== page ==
California’s “Dark Watchers” Have Been Spooking Hikers for Centuries

For at lest 300 years, hikers in California’s Santa Lucia Mountains have been reporting sightings of shadowy, mysterious silhouettes popularly known as “dark watchers”.

The first reports of giant figures ominously perched on mountaintops date back to the 1700s, when the Spanish first came to California. They were actually the first to dub these mysterious strangers “los Vigilantes Oscuros” (the dark watchers), but the first Anglo-American settlers that came after them reported similar sightings, and the figures eventually became part of the local folklore. The strange thing is that dark watchers still show themselves to hikers in the Santa Lucia Mountains, and some have even been captured on camera.

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Hundreds of Sinkholes Appear Across Croatian Region After December Earthquake

Thousands of people are living fear of being swallowed up by the Earth after hundreds of sinkholes appear in an area that was shaken by strong earthquake just over two months ago.

On December 29, 2020, Croatia recorded its strongest earthquake ever. Measured at 6.4 points on the Richter magnitude scale, the quake directly affected 116,000 people, mainly in the cities of Petrinja, Sisak, and Glina, and the rural areas around them. Over 35,000 homes and 4,550 businesses were damaged by the strong tremor and its many aftershocks, and five fatalities attributed to the destructive natural phenomenon were reported. Now, over two months since the earthquake, people in the affected area are even more worried about the sink holes that keep appearing.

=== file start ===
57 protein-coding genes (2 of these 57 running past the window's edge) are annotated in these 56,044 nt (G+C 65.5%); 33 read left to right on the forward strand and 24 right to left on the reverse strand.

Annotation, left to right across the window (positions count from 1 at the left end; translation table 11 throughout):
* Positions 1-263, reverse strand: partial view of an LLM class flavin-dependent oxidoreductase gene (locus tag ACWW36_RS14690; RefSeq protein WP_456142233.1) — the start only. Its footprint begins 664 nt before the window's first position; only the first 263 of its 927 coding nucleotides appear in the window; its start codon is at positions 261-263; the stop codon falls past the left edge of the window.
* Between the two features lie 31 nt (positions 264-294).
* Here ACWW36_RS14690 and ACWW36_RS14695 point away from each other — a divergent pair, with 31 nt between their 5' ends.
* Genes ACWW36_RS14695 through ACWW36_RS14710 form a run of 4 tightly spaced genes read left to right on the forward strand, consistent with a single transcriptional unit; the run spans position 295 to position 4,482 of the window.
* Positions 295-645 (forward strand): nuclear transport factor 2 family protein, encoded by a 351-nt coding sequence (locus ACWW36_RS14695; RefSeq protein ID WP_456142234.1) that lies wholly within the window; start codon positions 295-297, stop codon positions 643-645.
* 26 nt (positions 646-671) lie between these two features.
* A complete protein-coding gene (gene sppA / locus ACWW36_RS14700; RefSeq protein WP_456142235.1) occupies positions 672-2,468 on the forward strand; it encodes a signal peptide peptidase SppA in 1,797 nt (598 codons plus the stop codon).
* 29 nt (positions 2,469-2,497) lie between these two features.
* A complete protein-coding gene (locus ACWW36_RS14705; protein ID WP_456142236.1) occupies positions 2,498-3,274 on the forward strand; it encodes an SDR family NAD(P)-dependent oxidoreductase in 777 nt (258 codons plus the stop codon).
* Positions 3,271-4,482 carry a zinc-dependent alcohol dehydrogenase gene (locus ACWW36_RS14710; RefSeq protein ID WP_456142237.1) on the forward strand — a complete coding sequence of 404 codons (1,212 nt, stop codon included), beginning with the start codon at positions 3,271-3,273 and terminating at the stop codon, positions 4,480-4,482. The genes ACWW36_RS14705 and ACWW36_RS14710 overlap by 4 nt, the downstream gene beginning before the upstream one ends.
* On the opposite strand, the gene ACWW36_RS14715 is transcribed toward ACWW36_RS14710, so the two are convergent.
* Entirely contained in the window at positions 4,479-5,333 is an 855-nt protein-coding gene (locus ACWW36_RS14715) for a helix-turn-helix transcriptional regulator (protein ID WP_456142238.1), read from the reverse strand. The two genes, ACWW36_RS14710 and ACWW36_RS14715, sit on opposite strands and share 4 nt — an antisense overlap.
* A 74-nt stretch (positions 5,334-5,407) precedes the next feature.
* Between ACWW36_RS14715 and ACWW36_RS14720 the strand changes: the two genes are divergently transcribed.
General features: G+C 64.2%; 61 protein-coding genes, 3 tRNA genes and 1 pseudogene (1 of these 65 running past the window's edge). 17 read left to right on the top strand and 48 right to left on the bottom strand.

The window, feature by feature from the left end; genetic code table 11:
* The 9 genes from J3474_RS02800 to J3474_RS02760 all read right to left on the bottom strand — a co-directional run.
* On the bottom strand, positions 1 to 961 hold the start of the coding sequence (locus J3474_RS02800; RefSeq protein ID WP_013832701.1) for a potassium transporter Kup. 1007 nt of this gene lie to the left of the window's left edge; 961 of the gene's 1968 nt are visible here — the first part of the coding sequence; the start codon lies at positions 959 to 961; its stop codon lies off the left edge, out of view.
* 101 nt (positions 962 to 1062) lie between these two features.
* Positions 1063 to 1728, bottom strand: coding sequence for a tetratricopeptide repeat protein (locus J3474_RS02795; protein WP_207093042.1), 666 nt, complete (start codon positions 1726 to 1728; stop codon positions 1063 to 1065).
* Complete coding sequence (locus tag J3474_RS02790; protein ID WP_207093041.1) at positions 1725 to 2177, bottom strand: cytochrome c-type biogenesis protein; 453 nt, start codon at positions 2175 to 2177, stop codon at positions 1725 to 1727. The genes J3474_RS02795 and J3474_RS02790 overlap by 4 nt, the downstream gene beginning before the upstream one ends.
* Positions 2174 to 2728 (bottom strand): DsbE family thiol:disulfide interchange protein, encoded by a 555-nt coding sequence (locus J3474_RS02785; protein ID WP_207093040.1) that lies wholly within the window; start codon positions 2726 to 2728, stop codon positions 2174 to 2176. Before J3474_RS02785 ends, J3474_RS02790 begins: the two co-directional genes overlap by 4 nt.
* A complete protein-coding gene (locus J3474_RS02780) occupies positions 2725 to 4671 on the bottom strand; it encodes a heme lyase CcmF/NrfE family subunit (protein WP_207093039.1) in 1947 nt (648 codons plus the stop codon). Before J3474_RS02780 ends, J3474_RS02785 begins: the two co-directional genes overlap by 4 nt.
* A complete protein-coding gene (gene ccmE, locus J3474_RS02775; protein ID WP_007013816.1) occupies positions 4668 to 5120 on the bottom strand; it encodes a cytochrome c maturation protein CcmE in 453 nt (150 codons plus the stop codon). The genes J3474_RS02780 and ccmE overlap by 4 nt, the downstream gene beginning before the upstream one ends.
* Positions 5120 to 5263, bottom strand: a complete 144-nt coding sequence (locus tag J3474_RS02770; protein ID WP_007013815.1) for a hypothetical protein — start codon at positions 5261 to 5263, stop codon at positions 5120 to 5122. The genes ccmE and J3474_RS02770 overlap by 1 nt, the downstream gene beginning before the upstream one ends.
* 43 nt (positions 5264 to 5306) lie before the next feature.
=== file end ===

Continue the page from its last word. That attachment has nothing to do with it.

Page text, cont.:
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Baikal Zen – Rare Phenomenon Makes Rocks Look Like They Are Floating Above Water

In winter, Siberia’s Lake Baikal becomes the scene of a rare natural phenomenon known as “Baikal Zen”. Large stones balance on thin ice “legs” above the surface of the lake, making it seem like they are floating in the air.

Lake Baikal is a fascinating body of water. It’s so large it can easily be mistaken for a sea, it is also the deepest and oldest lake on Earth, as well as the largest freshwater lake by volume. But these are only the most well-known facts about Lake Baikal. There are other more mysterious things going on there, some of which give the place a mystical, almost magical aura. Take the phenomenon known as Baikal Zen, for example – large, Zen-like pebbles balancing precariously on a thin ice pillar, above the frozen surface of the lake. Scientists have been studying this rare phenomenon for years, and we still don’t have a unanimously accepted explanation for it.